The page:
You had surgery to remove a deformity on your toe called a bunion. This article tells you how to take care of yourself when you go home from the hospital.
Bunionectomy - discharge; Hallux valgus correction - discharge
You had surgery to repair a bunion. The surgeon made an incision (cut) in your skin to expose the bones and joint of your big toe. Your surgeon then repaired your deformed toe. You may have screws, wires, or a plate holding your toe joint together.
You may have swelling in your foot. Keep your leg propped up on 1 or 2 pillows under your foot or calf muscle when you are sitting or lying down to reduce swelling. Swelling may last 9 to 12 months.
Keep the dressing around your incision clean and dry until it is removed. Take sponge baths or cover your foot and dressing with a plastic bag when you take showers if it is OK with your health care provider. Make sure water cannot leak into the bag.
You may need to wear a surgical shoe or cast for up to 8 weeks to keep your foot in the right position as it heals.
You will need to use a walker, cane, or crutches. Check with your surgeon before putting weight on your foot. You may be able to put some weight on your foot and walk short distances 2 or 3 weeks after surgery.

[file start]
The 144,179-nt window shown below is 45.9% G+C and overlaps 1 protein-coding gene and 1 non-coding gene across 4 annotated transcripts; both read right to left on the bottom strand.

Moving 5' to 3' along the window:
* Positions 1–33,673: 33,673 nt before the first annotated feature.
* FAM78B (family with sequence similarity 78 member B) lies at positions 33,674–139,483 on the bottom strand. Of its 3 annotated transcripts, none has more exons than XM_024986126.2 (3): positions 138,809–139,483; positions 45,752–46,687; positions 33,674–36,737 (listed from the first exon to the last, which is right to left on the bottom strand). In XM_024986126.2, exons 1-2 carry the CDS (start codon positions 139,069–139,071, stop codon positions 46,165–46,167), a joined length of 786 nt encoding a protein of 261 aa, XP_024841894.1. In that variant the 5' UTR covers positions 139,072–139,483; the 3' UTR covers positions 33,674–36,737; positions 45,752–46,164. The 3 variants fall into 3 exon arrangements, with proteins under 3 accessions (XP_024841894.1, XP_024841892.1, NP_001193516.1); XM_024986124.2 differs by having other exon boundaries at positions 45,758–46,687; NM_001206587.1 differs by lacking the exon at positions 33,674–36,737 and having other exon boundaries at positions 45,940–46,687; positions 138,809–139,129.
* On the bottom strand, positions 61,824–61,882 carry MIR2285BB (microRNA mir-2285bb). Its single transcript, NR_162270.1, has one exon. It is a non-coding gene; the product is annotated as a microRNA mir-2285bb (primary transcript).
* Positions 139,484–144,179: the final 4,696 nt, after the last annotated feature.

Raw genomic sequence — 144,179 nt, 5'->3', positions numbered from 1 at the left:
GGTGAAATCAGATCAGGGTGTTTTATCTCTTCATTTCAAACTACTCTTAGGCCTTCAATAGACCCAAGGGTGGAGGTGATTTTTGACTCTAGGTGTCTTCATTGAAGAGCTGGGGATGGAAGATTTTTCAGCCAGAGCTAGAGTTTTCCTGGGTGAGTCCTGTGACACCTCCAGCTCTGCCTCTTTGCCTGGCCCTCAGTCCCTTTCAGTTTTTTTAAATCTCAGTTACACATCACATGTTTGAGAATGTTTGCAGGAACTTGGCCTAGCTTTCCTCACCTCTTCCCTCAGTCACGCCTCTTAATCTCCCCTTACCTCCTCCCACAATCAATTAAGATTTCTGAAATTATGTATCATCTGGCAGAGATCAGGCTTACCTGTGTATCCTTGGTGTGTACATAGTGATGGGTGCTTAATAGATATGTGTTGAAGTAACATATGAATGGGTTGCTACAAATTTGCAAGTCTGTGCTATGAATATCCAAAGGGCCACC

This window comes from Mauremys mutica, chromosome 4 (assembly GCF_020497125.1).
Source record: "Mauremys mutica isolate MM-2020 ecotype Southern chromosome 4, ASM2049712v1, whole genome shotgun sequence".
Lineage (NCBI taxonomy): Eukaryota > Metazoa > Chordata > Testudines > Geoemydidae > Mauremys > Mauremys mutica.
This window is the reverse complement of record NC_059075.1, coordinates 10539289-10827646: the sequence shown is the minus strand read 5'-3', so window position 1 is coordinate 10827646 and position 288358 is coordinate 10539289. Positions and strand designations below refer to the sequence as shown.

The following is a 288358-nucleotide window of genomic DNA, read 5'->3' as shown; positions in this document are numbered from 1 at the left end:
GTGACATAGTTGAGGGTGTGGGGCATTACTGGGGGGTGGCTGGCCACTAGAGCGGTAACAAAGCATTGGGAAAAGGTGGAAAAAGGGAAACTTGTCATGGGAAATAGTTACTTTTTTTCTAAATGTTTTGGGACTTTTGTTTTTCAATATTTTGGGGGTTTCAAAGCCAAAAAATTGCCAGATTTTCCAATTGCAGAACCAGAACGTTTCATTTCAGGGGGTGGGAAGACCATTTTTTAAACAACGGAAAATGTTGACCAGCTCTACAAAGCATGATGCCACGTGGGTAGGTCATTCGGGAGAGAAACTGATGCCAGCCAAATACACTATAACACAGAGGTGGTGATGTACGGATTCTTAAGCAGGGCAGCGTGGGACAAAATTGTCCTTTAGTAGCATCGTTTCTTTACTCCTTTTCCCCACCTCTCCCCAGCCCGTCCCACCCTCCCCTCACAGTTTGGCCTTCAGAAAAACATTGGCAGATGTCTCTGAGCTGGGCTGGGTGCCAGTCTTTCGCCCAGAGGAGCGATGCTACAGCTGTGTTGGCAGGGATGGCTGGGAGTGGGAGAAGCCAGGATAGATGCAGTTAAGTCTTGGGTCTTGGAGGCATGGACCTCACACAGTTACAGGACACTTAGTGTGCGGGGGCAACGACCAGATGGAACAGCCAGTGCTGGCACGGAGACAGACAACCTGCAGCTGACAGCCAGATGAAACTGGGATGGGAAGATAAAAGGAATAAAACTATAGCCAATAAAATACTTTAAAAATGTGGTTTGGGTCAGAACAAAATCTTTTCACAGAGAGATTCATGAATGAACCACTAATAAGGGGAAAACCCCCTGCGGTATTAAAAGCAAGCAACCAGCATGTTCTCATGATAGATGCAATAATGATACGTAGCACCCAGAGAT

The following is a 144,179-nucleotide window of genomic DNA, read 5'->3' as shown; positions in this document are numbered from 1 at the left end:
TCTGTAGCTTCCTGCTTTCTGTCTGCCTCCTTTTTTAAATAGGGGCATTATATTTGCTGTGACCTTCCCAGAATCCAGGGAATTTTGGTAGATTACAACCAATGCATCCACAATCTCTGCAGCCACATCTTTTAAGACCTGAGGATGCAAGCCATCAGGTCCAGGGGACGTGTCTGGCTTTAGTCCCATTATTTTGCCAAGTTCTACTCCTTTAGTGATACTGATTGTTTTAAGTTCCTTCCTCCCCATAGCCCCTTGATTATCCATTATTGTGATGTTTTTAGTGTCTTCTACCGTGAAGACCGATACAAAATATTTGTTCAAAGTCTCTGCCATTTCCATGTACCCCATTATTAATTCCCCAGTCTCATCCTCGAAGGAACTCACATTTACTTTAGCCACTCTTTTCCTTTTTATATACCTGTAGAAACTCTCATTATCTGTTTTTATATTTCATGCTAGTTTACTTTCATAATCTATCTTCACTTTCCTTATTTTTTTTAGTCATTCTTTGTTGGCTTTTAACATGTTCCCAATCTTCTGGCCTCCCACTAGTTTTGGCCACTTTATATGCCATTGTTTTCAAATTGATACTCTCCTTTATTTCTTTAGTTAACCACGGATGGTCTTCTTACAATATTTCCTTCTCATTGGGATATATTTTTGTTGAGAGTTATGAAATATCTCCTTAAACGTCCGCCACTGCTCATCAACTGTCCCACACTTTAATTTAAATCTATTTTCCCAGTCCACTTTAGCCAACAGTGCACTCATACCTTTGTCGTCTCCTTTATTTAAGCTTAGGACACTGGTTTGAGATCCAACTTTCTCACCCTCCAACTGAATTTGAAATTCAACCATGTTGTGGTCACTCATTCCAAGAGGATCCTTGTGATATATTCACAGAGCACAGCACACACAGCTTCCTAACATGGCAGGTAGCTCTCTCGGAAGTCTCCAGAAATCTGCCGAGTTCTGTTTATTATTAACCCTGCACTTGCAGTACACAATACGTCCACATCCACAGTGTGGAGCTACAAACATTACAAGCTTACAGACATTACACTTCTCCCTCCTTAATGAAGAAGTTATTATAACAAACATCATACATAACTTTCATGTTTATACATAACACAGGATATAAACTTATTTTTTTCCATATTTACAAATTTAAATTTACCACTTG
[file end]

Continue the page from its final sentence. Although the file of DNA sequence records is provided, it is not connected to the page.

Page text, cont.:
You will need to do exercises that will strengthen the muscles around your ankle and maintain the range of motion in your foot. Your provider or a physical therapist will teach you these exercises.
When you are able to wear shoes again, wear only athletic shoes or soft leather shoes for at least 3 months. Choose shoes that have plenty of room in the toe box. DO NOT wear narrow shoes or high heels for at least 6 months, if ever.
You will get a prescription for pain medicine. Get it filled when you go home so you have it when you need it. Take your pain medicine before you start having pain so that it does not get too bad.
Taking ibuprofen (Advil, Motrin) or another anti-inflammatory medicine may also help. Ask your provider what other medicines are safe to take with your pain medicine.
Call your health care provider if:
Murphy GA. Disorders of the hallux. In: Azar FM, Beaty JH, Canale ST, eds. Campbell's Operative Orthopaedics. 13th ed. Philadelphia, PA: Elsevier; 2017:chap 81.